March 31, 2022
For the past two years, the role of smaller-scale meat processors has received significant attention because of supply chain disruptions and challenges resulting from the COVID-19 pandemic. While small and mid-sized meat processors are critical to building resilient regional food systems, they face limited access to capital for expansion, a complex regulatory environment, and a highly consolidated livestock sector.
Even before the pandemic, policymakers and advocates were focused on the needs of these important food system stakeholders. A section was included in the 2018 Farm Bill requesting that a university or college conduct a study on the US Department of Agriculture’s (USDA) Food Safety and Inspection Service’s (FSIS) guidance, tools, outreach, and responsiveness to small processors’ needs. The study was completed by Oregon State University’s Niche Meat Processor Assistance Network (NMPAN), a program of OSU’s Center for Small Farms and Community Food Systems, an NSAC member, in December 2020.
Upon the release of the report, USDA’s FSIS wasted no time in addressing some of the recommendations listed in this report. In February 2022, they announced that their Hazard Analysis Critical Control Points (HACCP) Validation webpage has been updated to include validation studies that can be used to support HACCP plans for fermented products, salt-cured products, and dried products. This change was made in direct response to the study’s recommendation that FSIS make peer-reviewed studies, required to be included in a small plant’s HACCP plan, more accessible for small processors.
The National Sustainable Agriculture Coalition (NSAC) helped convene and co-facilitate the small processor roundtables that brought nationwide producer and processor perspectives together to inform the study. The issue of access to HACCP validation studies then rose to the top of small processors’ concerns. NSAC applauds FSIS for acting quickly to ensure small processors have access to some of these resources, which are often a costly regulatory requirement. NSAC also advocated for these resources to be publicly accessible to regulated processing establishments in the Strengthening Local Processing Act and looks forward to working with both FSIS and Congress to increase the number of validation studies that processors have access to, in order to reduce the regulatory cost for small processors.
The 2018 Farm Bill Small Plant study reported that small processor stakeholders found the inclusion of HACCP plan validation studies to be a costly requirement. Small processors must include these scientific research studies in their required HACCP plans, and subsequently, plans and spent a lot of time and money trying to gather the studies, which hopefully FSIS inspection personnel then approve. Processors have to pay for access to these studies, which can cost a significant amount of money.
The study recommended that FSIS could improve upon their information tools available for small processors by creating a searchable archive of peer reviewed validation studies for various products. It also recommended that FSIS work with universities and cooperative extension to assist small processors with the requirements to include this peer reviewed research in their regulatory plans. These resources would reduce the regulatory burden small processors face with HACCP plan validation studies.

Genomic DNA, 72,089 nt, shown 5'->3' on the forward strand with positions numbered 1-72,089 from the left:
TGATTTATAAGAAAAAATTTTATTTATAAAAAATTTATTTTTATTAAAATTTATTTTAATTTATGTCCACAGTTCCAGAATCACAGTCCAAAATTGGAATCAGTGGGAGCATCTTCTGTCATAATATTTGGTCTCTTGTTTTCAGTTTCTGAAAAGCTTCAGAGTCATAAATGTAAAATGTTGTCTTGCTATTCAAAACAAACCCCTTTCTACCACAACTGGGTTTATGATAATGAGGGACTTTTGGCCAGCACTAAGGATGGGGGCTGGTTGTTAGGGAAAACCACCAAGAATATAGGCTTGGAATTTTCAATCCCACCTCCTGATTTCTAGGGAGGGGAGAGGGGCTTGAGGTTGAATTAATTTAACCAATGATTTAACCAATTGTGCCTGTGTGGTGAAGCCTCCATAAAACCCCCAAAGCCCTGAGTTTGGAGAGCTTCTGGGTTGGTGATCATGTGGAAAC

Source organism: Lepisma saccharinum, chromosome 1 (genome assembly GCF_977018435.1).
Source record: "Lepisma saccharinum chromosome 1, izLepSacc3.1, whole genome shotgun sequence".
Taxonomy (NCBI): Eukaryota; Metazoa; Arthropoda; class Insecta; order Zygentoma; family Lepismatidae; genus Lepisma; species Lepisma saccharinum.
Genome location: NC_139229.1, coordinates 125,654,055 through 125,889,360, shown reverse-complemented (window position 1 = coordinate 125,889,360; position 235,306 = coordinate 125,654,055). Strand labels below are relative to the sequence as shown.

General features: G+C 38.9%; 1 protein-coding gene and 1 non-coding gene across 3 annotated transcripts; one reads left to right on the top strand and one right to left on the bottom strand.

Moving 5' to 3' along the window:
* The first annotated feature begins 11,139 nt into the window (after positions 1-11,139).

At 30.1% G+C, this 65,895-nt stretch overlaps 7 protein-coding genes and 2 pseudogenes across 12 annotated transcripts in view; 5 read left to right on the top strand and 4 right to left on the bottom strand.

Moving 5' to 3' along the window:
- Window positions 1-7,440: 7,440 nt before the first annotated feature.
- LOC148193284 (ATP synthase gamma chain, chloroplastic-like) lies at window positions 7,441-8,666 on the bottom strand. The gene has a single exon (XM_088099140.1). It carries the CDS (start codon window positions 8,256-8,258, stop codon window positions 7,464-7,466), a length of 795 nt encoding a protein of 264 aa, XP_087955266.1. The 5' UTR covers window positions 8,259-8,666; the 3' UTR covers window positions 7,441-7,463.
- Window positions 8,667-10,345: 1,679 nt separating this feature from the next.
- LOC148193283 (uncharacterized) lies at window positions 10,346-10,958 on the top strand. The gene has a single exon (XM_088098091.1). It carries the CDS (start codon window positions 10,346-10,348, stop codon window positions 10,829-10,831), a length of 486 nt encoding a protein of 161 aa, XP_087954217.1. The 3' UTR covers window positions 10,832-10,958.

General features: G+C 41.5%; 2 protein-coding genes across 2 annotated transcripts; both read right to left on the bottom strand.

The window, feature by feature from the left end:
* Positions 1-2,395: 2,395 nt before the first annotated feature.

FSIS recently added additional resources to their website in response to the small processor HACCP validation study access request. Now, small processors have access to a longer list of FSIS supported HACCP validation studies and, for the first time, links to all publicly available studies for certain products. FSIS also included a list of university and extension contacts that can provide HACCP and HACCP validation assistance to small processors, which can be found here.
FSIS announced that these website changes were in response to both the study recommendations, and the National Advisory Committee for Meat and Poultry Inspection (NACMPI) Subcommittee on Validation of ready-to-eat (RTE) shelf-stable multi-hurdle lethality treatments recommendations. NSAC appreciates FSIS’s efforts to incorporate stakeholder feedback on this important topic.
The regulatory requirements for HACCP plans require processors to control identified risks to ensure the meat or poultry product is safe for human consumption. Validation studies are a required part of HACCP plans to confirm all hazards are adequately identified and that the controls in place are scientifically proven to reduce the risk. When they were initially required in the late 1990s, HACCP plans had a costly impact on small processors. Small processors struggled to support these new regulatory costs in their business plans, leading some to go out of business.
The updated FSIS web page is an important step towards ensuring small processors have the resources they need to support their HACCP plans and that they can continue providing safe, local and regional meat and poultry products for farmers, ranchers, and consumers.
NSAC looks forward to working with FSIS to continue to expand upon these important HACCP plan resources. The updated list of publicly available validation studies can continue to be improved upon and expanded. Not every study has a publicly accessible link, and FSIS can continue to provide these links for products to further reduce this regulatory cost. FSIS can also work with stakeholders to ensure this resource is organized in a way that makes sense to small processors and add additional studies to the list based on stakeholder input.
NSAC also urges Congress to consider including Section 2 of the Strengthening Local Processing Act in the upcoming Farm Bill. This would provide FSIS with the resources they need to create a more comprehensive and fully accessible list of validation studies for small processors.